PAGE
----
And then something happened when I totally wasn’t looking, and it took me by such surprise that I had to play catch up with the momentum I had generated during the years of waiting for my perfect lid.
I fell in love.
It happened in less than five days and I wasn’t even aware of the change until weeks later. Heartbreak and devastation are so much more of a dramatic read, yet this story is so awe-inspiring that in needs to be told and savored with enthusiasm. I make this distinction because in the past few days I have been the brunt of ridicule by my friends for championing love. The remarks weren’t all that terrible, but they struck a chord so deep in me that I disproportionately lashed out. And although I know my response was extravagant, I ask the question:
“How broken do you have to be NOT to believe in love?”
In fairness to my friend, I will say my situation is quite out of the ordinary and perhaps begs a bit of teasing. I will let you decide for yourself. The following is my statement to petition my boyfriend (and soon to be husband) to come to the U.S. on a fiancé visa.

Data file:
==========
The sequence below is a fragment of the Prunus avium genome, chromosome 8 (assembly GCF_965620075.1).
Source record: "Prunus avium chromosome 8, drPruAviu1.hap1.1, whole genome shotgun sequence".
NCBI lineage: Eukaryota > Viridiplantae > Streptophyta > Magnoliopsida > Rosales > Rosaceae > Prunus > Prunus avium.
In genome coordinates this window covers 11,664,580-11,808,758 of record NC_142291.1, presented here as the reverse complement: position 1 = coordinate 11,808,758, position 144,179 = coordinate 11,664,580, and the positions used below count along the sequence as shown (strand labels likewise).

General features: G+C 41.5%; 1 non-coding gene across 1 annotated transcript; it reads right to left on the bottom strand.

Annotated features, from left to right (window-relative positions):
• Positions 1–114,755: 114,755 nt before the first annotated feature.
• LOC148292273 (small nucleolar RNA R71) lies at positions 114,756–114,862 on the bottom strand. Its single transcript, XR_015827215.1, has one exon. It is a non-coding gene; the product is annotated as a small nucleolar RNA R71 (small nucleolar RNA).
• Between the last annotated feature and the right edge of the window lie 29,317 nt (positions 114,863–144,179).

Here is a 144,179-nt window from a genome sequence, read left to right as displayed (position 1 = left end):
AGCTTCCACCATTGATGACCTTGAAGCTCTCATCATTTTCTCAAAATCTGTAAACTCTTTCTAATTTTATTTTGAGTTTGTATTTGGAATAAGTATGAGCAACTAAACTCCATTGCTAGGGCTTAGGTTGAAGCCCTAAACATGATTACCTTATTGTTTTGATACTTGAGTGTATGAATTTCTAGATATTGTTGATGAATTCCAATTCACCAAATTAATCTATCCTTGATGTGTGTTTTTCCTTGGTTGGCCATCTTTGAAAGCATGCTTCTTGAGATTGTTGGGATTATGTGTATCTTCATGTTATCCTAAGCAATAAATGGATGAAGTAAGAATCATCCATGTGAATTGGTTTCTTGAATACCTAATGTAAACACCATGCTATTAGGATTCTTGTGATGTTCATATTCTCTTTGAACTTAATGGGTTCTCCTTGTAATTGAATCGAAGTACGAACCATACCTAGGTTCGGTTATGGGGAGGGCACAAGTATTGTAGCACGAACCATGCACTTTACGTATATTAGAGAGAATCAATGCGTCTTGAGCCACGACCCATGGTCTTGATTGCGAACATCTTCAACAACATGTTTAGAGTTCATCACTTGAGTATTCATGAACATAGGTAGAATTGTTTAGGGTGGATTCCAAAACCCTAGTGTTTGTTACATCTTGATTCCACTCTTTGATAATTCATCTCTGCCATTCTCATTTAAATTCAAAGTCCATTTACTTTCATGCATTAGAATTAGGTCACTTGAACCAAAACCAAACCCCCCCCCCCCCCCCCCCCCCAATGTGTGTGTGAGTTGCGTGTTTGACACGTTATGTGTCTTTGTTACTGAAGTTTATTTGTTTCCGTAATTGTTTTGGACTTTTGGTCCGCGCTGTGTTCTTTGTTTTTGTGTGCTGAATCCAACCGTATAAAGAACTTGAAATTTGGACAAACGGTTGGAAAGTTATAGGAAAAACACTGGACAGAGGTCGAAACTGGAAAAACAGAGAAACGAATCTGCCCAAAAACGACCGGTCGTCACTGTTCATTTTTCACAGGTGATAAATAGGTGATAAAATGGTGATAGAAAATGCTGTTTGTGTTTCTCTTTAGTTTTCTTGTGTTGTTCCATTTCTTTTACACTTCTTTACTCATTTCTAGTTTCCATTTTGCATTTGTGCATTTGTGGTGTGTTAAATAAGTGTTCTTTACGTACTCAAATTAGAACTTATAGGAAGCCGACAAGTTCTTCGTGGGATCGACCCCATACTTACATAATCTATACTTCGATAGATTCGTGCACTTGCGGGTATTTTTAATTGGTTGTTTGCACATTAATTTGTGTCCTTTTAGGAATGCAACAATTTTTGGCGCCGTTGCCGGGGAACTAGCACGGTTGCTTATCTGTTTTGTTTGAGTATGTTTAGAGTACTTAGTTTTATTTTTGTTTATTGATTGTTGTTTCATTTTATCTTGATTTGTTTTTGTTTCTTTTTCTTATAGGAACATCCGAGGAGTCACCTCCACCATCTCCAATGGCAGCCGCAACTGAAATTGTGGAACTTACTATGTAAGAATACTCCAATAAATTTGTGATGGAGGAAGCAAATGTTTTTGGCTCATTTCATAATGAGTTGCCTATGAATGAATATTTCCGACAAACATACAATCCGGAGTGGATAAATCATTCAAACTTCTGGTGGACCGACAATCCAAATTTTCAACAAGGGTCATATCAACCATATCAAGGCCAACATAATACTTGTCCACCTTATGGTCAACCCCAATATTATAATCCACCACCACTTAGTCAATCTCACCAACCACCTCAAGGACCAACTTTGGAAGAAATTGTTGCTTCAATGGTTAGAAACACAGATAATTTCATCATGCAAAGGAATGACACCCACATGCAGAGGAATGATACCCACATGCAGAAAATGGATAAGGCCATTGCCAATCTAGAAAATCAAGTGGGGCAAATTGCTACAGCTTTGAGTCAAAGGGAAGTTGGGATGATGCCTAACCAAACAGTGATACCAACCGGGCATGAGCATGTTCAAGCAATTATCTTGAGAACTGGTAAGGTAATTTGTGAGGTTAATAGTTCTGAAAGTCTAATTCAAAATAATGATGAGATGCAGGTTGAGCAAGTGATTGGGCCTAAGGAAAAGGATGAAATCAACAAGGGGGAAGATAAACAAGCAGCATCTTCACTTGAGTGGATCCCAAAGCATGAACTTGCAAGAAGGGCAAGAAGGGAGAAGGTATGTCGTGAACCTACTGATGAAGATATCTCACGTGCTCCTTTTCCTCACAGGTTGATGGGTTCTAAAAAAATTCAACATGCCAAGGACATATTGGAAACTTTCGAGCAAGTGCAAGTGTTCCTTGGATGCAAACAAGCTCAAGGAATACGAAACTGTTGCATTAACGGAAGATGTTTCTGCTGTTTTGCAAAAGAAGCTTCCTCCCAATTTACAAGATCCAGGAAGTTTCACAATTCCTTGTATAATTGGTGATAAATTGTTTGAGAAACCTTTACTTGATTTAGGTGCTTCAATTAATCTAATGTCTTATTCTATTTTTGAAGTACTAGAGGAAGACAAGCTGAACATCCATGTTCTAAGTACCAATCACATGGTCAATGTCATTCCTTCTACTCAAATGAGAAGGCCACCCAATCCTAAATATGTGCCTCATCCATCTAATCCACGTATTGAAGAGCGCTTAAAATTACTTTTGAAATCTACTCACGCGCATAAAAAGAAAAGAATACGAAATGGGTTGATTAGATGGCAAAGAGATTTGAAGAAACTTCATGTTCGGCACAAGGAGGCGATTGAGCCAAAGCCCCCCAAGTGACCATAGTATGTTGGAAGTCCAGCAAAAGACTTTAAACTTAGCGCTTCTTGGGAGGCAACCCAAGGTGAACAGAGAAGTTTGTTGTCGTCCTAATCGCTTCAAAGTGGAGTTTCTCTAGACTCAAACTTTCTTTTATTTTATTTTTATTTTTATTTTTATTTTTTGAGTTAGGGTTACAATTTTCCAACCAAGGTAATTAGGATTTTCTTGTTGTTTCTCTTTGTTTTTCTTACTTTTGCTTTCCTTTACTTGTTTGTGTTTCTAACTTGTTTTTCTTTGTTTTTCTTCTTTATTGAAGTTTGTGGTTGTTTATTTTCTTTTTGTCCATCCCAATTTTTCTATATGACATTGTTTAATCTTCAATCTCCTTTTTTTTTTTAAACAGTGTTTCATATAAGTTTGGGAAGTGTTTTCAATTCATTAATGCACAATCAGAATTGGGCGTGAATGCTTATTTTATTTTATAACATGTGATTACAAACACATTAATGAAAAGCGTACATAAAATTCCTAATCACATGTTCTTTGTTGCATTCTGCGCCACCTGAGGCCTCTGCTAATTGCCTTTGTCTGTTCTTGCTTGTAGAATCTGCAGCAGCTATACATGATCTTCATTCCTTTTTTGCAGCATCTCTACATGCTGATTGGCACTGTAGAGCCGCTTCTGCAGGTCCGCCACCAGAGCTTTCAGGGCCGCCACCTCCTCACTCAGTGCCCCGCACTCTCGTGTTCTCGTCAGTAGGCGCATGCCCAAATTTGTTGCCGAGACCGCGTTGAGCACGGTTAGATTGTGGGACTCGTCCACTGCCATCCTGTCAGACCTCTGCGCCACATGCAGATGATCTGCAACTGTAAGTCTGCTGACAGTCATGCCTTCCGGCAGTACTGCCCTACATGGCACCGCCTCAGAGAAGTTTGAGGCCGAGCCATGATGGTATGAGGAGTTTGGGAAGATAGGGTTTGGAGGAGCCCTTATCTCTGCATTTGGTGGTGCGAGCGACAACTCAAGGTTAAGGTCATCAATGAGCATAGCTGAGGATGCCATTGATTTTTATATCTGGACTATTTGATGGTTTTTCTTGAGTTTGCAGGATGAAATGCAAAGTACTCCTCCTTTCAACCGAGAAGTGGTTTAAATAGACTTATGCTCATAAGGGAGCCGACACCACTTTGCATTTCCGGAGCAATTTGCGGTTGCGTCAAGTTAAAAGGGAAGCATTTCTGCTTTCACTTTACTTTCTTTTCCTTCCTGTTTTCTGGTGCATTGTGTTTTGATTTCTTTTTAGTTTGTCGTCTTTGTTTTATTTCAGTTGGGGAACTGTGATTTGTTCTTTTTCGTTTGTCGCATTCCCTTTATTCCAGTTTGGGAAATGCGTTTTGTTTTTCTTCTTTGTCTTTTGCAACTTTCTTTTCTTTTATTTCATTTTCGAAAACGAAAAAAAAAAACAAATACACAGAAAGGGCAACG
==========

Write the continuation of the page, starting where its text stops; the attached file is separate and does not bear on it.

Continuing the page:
“I met LJ when we arrived at the game reserve. I was on a yoga retreat with a group of 22. The group was split into three smaller groups for our stay, each having a ranger in charge of them for the four days we were on the reserve. LJ was the ranger for our group. We spent each day together (along with the others in our vehicle), with him taking us on two safaris a day and driving us to and from our villa, yoga, and meals. During that time, LJ and I got on very well. We shared a similar sense of humor and his commitment to making our trip a memorable and special experience was delightful. He had dinner with our group the last two nights and we became attached, even though I thought at the time nothing could come of it. I believed the fact that we had only known each other for a few days, the distance between us and the difference in our ages meant that this could only be a magical encounter on the trip of a lifetime. I was wrong. We exchanged contact info the last night of my trip and we immediately couldn’t stop talking (texting at first, thank you WhatsApp). We talked as I made my way home when wifi permitted and each and every day, several times a day, after that. In fact, there was only one day that we didn’t speak. We were trying to get a handle on the way we felt and how this relationship could even work. I told him to take some time to think about what he wanted. When I didn’t hear from him the next day I was beyond sad. Even though in the back of my mind, the relationship was doomed from the beginning, coming to terms with that reality was heartbreaking. Imagine my surprise then, when I received a phone call the next day. When I asked what happened, he told me he drove 11 hours to his mother’s to talk things out. And he was all in. “Wait, what?” It took me a minute to process.”